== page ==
"'It takes a lot to say I love you, I mean it / and mean it, ' says the speaker in Matthew Daddona's rich and impactful debut, House of Sound. These poems articulate not just love as an act, but also absence, longing, and philosophies, all as a measure of life and its relevance. To stay or to go? This is the central question that haunts the speaker. And when one goes, is one ever really gone? These poems ring with questions: 'I want their wings. I want their answer.' In sound, memory, and the lack thereof. In life, love-and the lack thereof. This collection is an exciting example of language as meditation, mediation, and conciliation, as well as action. To write, to love, to understand, to contemplate-these are all verbs that require action and attention. Attend to the quiet yearning in these poems. 'Because a shadow / wants to leave you / but doesn't know how, ' attend to the way these beautiful poems move through the body as heartsong, as a form of human touch."-Chelsea Dingman, author of Through a Small Ghost and Thaw Academy of American Poets prize-winning poet Matthew Daddona's debut collection, House of Sound, is a rumination on domesticity and modern-living, a playful and earnest attempt to discover truth within silence and hope within noise. In these twenty-eight poems, Daddona combines narrative and lyricism to recreate a home-and thus, a mode of living-that delivers to us a family searching for contact amid society's cacophony. In "Poem for Leaving," a narrator attempts to put together a former friend's reason for deserting him for a more alluring country, while in "Tourist Trap," a husband reckons with trying to protect his wife from verbal and physical assault while pondering the language of violence and appeasement. As the roles of mother, father, sister, brother, daughter, son, are often exchanged, borrowed, interplayed, the collection externalizes their choices by showing the narrator take flight from his hometown in the conclusive "Poem for Returning." Celebrating language, and ultimately the liberty of choice, Daddona writes, "To become love, / dress in idiom."House of Sound is a dynamic and dexterous debut from a bold new writer, a commentary upon the joys and defeats of trying to live most beautifully.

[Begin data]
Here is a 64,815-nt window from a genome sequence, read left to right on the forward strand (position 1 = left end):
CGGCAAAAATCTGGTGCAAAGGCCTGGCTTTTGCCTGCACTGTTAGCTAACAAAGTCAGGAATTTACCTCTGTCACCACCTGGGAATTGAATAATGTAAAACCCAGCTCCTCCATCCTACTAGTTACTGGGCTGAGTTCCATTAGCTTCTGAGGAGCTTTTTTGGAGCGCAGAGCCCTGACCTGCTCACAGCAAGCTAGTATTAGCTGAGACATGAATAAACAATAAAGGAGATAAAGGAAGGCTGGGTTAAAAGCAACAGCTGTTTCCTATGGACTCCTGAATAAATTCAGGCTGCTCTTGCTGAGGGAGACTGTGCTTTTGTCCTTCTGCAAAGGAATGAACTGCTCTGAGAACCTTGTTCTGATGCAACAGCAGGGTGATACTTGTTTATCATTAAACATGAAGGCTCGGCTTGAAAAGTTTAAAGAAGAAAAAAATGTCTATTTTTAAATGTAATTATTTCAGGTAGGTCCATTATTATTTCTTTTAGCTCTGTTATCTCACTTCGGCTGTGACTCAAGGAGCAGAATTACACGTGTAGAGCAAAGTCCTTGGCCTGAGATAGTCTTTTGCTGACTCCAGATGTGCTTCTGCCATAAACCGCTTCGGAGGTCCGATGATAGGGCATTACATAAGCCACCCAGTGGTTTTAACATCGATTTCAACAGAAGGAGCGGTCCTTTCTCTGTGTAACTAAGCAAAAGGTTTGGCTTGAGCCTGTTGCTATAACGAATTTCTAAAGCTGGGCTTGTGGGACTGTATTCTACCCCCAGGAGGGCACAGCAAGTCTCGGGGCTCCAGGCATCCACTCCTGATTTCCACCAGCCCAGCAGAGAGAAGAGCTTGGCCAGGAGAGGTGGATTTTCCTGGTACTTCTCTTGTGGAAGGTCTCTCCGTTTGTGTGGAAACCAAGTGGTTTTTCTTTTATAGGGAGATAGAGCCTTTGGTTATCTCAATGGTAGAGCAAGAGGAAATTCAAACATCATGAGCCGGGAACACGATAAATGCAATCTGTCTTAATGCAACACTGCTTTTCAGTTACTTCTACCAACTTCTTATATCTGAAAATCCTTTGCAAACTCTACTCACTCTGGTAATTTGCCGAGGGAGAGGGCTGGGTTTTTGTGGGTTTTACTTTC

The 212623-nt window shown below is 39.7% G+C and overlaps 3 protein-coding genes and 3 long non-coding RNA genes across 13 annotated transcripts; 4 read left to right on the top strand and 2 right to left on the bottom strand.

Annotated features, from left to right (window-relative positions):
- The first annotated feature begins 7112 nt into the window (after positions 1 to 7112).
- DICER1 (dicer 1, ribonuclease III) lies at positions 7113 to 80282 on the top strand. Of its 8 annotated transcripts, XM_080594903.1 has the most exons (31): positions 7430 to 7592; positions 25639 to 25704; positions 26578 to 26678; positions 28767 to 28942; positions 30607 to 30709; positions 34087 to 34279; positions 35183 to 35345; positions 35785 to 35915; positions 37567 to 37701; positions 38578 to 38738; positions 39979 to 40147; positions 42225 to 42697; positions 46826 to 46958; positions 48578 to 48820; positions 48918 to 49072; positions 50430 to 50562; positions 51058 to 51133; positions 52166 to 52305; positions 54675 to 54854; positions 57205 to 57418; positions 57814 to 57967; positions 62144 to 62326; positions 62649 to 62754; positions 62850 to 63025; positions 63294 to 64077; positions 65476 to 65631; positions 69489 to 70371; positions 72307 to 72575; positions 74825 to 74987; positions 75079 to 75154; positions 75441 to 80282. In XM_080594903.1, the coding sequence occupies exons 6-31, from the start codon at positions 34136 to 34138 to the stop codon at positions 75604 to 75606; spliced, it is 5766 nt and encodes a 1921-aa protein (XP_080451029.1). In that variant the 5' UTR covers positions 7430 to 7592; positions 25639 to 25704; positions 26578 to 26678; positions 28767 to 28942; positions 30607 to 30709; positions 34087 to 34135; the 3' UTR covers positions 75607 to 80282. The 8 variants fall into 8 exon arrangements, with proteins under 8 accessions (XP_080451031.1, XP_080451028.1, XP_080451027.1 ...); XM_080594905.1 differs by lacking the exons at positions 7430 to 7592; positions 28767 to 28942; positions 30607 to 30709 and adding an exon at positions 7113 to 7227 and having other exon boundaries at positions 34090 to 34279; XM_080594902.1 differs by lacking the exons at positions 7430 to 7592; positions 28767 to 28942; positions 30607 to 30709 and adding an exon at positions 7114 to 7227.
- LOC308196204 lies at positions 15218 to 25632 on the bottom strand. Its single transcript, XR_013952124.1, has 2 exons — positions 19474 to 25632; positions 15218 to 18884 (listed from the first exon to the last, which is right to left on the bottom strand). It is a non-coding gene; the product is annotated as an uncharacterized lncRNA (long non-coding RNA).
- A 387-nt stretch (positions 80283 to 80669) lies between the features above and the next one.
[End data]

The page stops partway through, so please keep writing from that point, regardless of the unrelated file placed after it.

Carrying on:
Matthew Daddona is a writer and editor based in Brooklyn, New York. His fiction, poetry, and nonfiction have appeared in Outside, Fast Company, UPROXX, Amtrak's The National, Guernica, Tin House, Slice Magazine, The Southampton Review, The Rumpus, Grammy.com, and other outlets. As a former member of Flashpoint/NYC, a New York City writing collaborative, he has performed his poetry and prose in over twenty venues. Matthew is also the recipient of an Academy of American Poets prize for poetry, and his flash fiction piece On Shaft Mining was a runner-up in The Blue Earth Review's 2017 fiction contest. Alongside two other multi-hyphenates, he co-hosts Kill Genre, a quarterly reading series in Manhattan's Greenwich Village. House of Sound is his debut collection of poetry.